[OPE-L:4117] Re: Part Two of Volume III of Capital

From: Rakesh Narpat Bhandari (rakeshb@Stanford.EDU)
Date: Mon Oct 16 2000 - 14:58:40 EDT

Re Duncan's 4099

>2) I didn't see much positive evidence that Marx was a temporalist. 
>I could discern no explicit discussion of the timing of prices and 
>profit rates. It seems to me that the temporalist claim has to rest 
>on an indirect argument that it is consistent with some of the 
>conclusions Marx drew (the conservation of total value, constant 
>capital, and the profit rate in the movement from the embodied labor 
>accounting to price accounting) rather than on direct evidence. The 
>problem with trying to establish an interpretation through an 
>indirect argument of this kind is that there might be some different 
>interpretation that also preserves those conclusions. (Sherlock 
>Holmes recommends the rather dubious logic that once you eliminate 
>all the impossibilities, whatever remains must be the true 
>explanation. But I never understood how Holmes could be sure that he 
>started with an exhaustive list of all the possibilities.)
>3) Reading the whole of Part Two of Volume III together, I found 
>strong reasons to think of Marx as a "long-periodist", that is, as 
>adopting the methodology of long-period positions in his reasoning. 
>He explicitly links his discussion to Smith's theory of competition, 
>and the adopts characteristic long-period language, such as the 
>distinction between natural and market price.

To repeat my first textually based criticism: while Marx argued that 
changes in prices of production due to changes in the general rate of 
profit would take a long period to manifest themselves in the face of 
random and cyclical fluctuations in the profit rate in the short term 
(see also Capital 3,p.269-70), Marx also recognized  prices of 
production  are changing over shorter periods due to  changes in the 
values of the commodities themselves. Moreover, by maintaining money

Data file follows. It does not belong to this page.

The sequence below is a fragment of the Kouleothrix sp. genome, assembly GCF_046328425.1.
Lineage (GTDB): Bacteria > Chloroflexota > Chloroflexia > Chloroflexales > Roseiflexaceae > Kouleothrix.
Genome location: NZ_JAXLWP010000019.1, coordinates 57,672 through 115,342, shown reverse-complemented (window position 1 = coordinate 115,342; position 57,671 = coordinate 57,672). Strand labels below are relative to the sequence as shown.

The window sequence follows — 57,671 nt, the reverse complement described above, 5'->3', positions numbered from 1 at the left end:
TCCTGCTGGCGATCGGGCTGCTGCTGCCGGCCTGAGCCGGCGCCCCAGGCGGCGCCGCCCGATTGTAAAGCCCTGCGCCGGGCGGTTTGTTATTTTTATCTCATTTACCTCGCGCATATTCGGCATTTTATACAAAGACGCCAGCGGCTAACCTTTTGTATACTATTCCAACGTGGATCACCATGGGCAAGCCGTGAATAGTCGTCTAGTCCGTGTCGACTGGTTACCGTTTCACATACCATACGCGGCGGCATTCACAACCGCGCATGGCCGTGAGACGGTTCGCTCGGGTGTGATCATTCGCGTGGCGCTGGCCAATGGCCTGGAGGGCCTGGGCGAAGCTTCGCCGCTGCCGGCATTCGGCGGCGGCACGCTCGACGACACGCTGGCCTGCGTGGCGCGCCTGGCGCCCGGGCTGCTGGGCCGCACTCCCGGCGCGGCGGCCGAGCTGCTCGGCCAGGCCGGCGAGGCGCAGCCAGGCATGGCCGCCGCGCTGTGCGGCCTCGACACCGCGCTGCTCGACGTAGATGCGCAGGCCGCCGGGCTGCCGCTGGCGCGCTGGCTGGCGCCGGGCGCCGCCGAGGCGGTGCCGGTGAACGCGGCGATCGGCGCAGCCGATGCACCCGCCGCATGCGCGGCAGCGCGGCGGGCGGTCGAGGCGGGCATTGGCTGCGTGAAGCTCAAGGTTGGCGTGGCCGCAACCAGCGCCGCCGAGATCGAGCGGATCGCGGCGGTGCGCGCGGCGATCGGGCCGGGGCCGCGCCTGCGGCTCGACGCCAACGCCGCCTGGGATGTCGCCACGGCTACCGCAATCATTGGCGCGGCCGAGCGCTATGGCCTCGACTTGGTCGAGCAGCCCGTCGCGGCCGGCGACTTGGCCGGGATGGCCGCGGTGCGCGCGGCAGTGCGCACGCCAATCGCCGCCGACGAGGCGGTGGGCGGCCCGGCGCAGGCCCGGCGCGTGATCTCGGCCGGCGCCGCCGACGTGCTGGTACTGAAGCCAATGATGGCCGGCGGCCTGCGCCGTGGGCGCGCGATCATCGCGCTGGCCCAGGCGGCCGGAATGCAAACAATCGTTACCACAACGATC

as a theoretical reference point, this shorter term or interperiodic 
change is rendered more obviously visible than in a less rigorously 
conducted thought experiment.

Also, even if total cost prices for any industry were to remain 
stable either in relative or absolute terms over a longer period, 
*unit* prices (as well as surplus value per unit) will still be 
changing interperiodically as a result of rising labor productivity. 
I haven't seen any textual evidence yet that Marx thought unit prices 
would only change over the long term even as he was keeping the value 
of money constant!

  Marx of course considers just this point--changes in unit price as r 
remains stable--at the end of Capital 3, ch 9.

  Again for the transformation to go through, *unit prices* need only 
to be interperiodically changing in statistically insignificant ways 
as I have tried to show in my exchange with Allin.

Once the transforming of the input *unit* and output *unit* prices 
isn't computed simultaneously as with general equilibrium theory 
(have almost finished a fascinating book by Bruna Ingrao and Giorgio 
Israel, The Invisible Hand: Economic Equilibrium in the History of 
Science but have obviously got tied up here and there), the problem 

By the way, Hayek's point that once money is introduced, simultaneism 
disappears seems apposite (though only suggestive):

"From the moment at which the analysis is no longer concerned 
exclusively with prices which are (presumed to be) simultaneously 
set, as in the elementary presentations of pure theory, but goes on 
to a consideration of the monetary economy, with prices which 
necessarily arise at successive points in time, a problem arises for 
whose solution it is vain to seek in the existing corpus of economic 
theory." quoted on p. 232 of Ingrao and Israel.

Moreover, Duncan, if there are presumably no shorter term or 
interperiodic change in prices of production or so called natural 
prices of machines, wage goods and raw materials,  then how are we to 
make sense of Marx's analysis of the release of capital? Do you read 
Marx as saying here that capital is only released over the long term?

Should we Marxists really be in search of the elusive vector of 
equilibrium prices and dismiss any theory by which such a thing 
cannot be determined?

All the best, Rakesh

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